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July 16, 1998

JOSEPH FICO, Defendant.

The opinion of the court was delivered by: LARIMER



 On March 28, 1996, defendant, Joseph Fico, pleaded guilty to an indictment charging him with conspiracy in violation of 18 U.S.C. § 371. On June 21, 1996, I sentenced Fico to a term of imprisonment of sixteen months, followed by a three-year period of supervised release.

 While defendant was on supervised release, on December 17, 1997, I granted a request by the Probation Office to modify the conditions of Fico's release because he had repeatedly tested positive for cocaine since beginning supervised release. One of the new conditions was that defendant was to reside for five months at the Community Corrections Center ("the Center").

 On May 12, 1998, I directed the issuance of a warrant for Fico's arrest, based on his probation officer's allegation that Fico had violated the terms of his supervised release. Specifically, the probation officer stated that on May 10, 1998, staff at the Center gave defendant a leave pass until 9:00 p.m. that night and that defendant failed to return.

 After the warrant was issued, defendant surrendered to the Probation Office. On June 29, 1998, he pleaded guilty to a violation of the terms of his supervised release. He admitted that he violated the special condition that he reside at the Center. Sentencing was scheduled for July 2, 1998.

 Prior to sentencing, an issue arose concerning whether defendant's violation constituted a Grade B or Grade C violation under § 7B1.1 of the United States Sentencing Guidelines. A Grade B violation is defined as "conduct constituting any other federal, state, or local offense punishable by a term of imprisonment exceeding one year." U.S.S.G. § 7B1.1(a)(2). A Grade C violation is defined as "conduct constituting (A) a federal, state, or local offense punishable by a term of imprisonment of one year or less; or (B) a violation of any other condition of supervision." U.S.S.G. § 7B1.1(a)(3). Given defendant's criminal history category, the applicable range of imprisonment for a Grade B or C violation would be respectively either eight to fourteen months or five to eleven months. U.S.S.G. § 7B1.4(a). The Guidelines also direct that "upon a finding of either a Grade A or B violation, the court shall revoke . . . supervised release." Section 7B1.3(a)(1). A Grade C violation is not deemed as serious and allows the court to extend supervised release or modify the terms of supervision.

 The Government took the position that defendant had committed a Grade B violation because his failure to return to the Center constituted an escape in violation of 18 U.S.C. § 751(a), which is punishable by a term of imprisonment up to five years. Defendant maintained that his conduct did not violate § 751, because that statute applies only to an escape from "custody." Defendant contended that once he began his supervised release, he was no longer in custody, and that therefore his conduct constituted only a violation of the terms of supervised release, and nothing more.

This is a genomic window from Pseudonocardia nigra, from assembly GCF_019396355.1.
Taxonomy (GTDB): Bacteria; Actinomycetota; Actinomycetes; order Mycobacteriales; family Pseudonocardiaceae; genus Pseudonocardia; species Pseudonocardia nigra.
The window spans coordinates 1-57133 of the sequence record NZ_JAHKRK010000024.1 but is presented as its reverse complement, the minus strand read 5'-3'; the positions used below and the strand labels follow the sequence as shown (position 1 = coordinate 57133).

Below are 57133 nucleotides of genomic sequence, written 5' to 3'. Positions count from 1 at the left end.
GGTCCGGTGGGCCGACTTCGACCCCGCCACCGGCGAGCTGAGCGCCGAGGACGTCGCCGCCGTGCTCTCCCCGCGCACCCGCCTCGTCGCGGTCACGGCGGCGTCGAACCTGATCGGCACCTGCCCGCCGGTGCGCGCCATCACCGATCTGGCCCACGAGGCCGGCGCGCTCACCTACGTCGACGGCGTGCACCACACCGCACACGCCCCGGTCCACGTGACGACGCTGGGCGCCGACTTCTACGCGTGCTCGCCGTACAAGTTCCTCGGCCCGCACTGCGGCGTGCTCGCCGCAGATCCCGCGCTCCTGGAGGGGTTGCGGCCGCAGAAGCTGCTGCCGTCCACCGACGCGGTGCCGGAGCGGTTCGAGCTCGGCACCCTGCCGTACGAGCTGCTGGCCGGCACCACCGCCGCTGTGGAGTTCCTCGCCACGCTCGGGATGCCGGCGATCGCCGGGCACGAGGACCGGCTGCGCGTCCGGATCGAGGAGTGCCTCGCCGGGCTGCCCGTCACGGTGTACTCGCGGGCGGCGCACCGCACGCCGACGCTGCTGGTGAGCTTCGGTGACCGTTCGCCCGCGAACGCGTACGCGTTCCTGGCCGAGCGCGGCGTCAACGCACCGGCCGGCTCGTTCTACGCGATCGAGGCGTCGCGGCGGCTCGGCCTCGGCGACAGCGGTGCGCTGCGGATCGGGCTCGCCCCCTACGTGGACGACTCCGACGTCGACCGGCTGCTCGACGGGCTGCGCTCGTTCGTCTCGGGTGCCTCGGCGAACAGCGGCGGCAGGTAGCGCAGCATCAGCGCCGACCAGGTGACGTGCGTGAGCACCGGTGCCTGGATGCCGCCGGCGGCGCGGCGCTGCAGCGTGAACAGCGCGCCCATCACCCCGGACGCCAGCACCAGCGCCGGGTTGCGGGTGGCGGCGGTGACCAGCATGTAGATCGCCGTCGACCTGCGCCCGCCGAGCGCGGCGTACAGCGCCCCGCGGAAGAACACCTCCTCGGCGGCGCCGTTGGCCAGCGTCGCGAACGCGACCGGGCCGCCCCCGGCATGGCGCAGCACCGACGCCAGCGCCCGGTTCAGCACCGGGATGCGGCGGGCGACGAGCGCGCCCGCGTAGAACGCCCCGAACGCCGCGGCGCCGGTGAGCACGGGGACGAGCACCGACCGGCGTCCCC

On July 2, 1998, in open court, I found that defendant had committed a Grade C violation. I revoked his supervised release, and ordered him incarcerated for a period of six months. This Decision and Order memorializes that ruling and sets forth the reasons underlying my conclusion that defendant committed a Grade C violation, and not a Grade B violation for an escape.


 Although both sides submitted briefs prior to sentencing, none of the cases cited therein, nor any case that the court has found, directly addresses the issue in this case: whether residing at a Community Corrections Center or "halfway house" pursuant to court-imposed terms of supervised release amounts to being in custody for purposed of 18 U.S.C. § 751. Based on the wording of the relevant statutes, however, as well as the reasoning of some cases dealing with similar issues, I conclude that it does not.

 As stated, by its terms § 751 only applies to escape from "custody." In addition, 18 U.S.C. § 4082(a) provides that "the willful failure of a prisoner ... to return within the time prescribed to an institution or facility designated by the Attorney General, shall be deemed an escape from the custody of the Attorney General punishable as provided in" § 751. Although neither statute explicitly makes a distinction between custody and supervised release, in the context of the case at bar I believe that logic dictates such a distinction.

 At the outset, I note that the cases and statutes relied upon by the Government are inapposite. Contrary to the Government's position, § 4082 has no application here because the Center was not "an institution or facility designated by the Attorney General ..." with respect to Fico. See United States v. Miranda, 749 F. Supp. 1062, 1064 (D.Colo. 1990) ( § 4082 not applicable where defendant's stay at center was neither part of pre-release program nor at the direction of the Attorney General, but a condition of his release on bond pending sentencing).